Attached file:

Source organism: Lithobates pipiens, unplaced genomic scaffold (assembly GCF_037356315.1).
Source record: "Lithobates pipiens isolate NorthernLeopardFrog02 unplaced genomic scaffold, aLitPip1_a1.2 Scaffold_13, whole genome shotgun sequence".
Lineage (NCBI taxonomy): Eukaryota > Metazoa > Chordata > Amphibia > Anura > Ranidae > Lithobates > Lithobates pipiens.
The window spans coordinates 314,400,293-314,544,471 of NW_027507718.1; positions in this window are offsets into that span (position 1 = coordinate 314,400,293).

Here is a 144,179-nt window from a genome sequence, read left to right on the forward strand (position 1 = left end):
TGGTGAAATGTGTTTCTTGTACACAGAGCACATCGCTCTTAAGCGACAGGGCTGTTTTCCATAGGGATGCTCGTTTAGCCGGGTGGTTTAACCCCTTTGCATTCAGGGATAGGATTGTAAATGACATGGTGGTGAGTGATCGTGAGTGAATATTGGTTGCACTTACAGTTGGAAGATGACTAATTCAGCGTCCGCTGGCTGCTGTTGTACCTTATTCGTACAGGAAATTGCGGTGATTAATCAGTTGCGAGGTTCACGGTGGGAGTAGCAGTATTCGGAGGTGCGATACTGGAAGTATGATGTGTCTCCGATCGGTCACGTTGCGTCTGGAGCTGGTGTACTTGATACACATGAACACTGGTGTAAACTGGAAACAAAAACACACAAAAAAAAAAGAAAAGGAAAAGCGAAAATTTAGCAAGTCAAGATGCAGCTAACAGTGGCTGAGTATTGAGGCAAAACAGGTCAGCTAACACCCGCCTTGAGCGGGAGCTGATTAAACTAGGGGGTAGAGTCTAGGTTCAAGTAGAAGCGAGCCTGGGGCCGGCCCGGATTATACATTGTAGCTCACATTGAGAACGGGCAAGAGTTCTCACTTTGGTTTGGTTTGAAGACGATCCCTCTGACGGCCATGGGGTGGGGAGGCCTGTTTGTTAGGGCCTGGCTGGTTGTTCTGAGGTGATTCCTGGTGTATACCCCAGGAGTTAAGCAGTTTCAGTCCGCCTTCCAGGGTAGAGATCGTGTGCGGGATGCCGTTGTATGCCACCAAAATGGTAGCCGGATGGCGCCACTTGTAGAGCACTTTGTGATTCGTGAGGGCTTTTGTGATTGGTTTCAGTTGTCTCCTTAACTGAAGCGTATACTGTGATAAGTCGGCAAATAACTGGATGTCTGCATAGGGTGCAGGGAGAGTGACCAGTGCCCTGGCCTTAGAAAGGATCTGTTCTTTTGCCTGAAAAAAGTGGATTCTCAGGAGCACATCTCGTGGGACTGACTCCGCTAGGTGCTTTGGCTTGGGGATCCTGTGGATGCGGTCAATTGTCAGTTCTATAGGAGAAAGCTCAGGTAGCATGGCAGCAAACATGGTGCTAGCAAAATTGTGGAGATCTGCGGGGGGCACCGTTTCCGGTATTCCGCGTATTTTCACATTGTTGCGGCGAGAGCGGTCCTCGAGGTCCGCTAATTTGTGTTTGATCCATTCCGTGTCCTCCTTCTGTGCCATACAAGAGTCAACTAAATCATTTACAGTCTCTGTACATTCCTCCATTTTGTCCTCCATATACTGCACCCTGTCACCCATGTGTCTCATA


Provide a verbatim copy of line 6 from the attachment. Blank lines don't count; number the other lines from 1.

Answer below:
TGGTGAAATGTGTTTCTTGTACACAGAGCACATCGCTCTTAAGCGACAGGGCTGTTTTCCATAGGGATGCTCGTTTAGCCGGGTGGTTTAACCCCTTTGCATTCAGGGATAGGATTGTAAATGACATGGTGGTGAGTGATCGTGAGTGAATATTGGTTGCACTTACAGTTGGAAGATGACTAATTCAGCGTCCGCTGGCTGCTGTTGTACCTTATTCGTACAGGAAATTGCGGTGATTAATCAGTTGCGAGGTTCACGGTGGGAGTAGCAGTATTCGGAGGTGCGATACTGGAAGTATGATGTGTCTCCGATCGGTCACGTTGCGTCTGGAGCTGGTGTACTTGATACACATGAACACTGGTGTAAACTGGAAACAAAAACACACAAAAAAAAAAGAAAAGGAAAAGCGAAAATTTAGCAAGTCAAGATGCAGCTAACAGTGGCTGAGTATTGAGGCAAAACAGGTCAGCTAACACCCGCCTTGAGCGGGAGCTGATTAAACTAGGGGGTAGAGTCTAGGTTCAAGTAGAAGCGAGCCTGGGGCCGGCCCGGATTATACATTGTAGCTCACATTGAGAACGGGCAAGAGTTCTCACTTTGGTTTGGTTTGAAGACGATCCCTCTGACGGCCATGGGGTGGGGAGGCCTGTTTGTTAGGGCCTGGCTGGTTGTTCTGAGGTGATTCCTGGTGTATACCCCAGGAGTTAAGCAGTTTCAGTCCGCCTTCCAGGGTAGAGATCGTGTGCGGGATGCCGTTGTATGCCACCAAAATGGTAGCCGGATGGCGCCACTTGTAGAGCACTTTGTGATTCGTGAGGGCTTTTGTGATTGGTTTCAGTTGTCTCCTTAACTGAAGCGTATACTGTGATAAGTCGGCAAATAACTGGATGTCTGCATAGGGTGCAGGGAGAGTGACCAGTGCCCTGGCCTTAGAAAGGATCTGTTCTTTTGCCTGAAAAAAGTGGATTCTCAGGAGCACATCTCGTGGGACTGACTCCGCTAGGTGCTTTGGCTTGGGGATCCTGTGGATGCGGTCAATTGTCAGTTCTATAGGAGAAAGCTCAGGTAGCATGGCAGCAAACATGGTGCTAGCAAAATTGTGGAGATCTGCGGGGGGCACCGTTTCCGGTATTCCGCGTATTTTCACATTGTTGCGGCGAGAGCGGTCCTCGAGGTCCGCTAATTTGTGTTTGATCCATTCCGTGTCCTCCTTCTGTGCCATACAAGAGTCAACTAAATCATTTACAGTCTCTGTACATTCCTCCATTTTGTCCTCCATATACTGCACCCTGTCACCCATGTGTCTCATA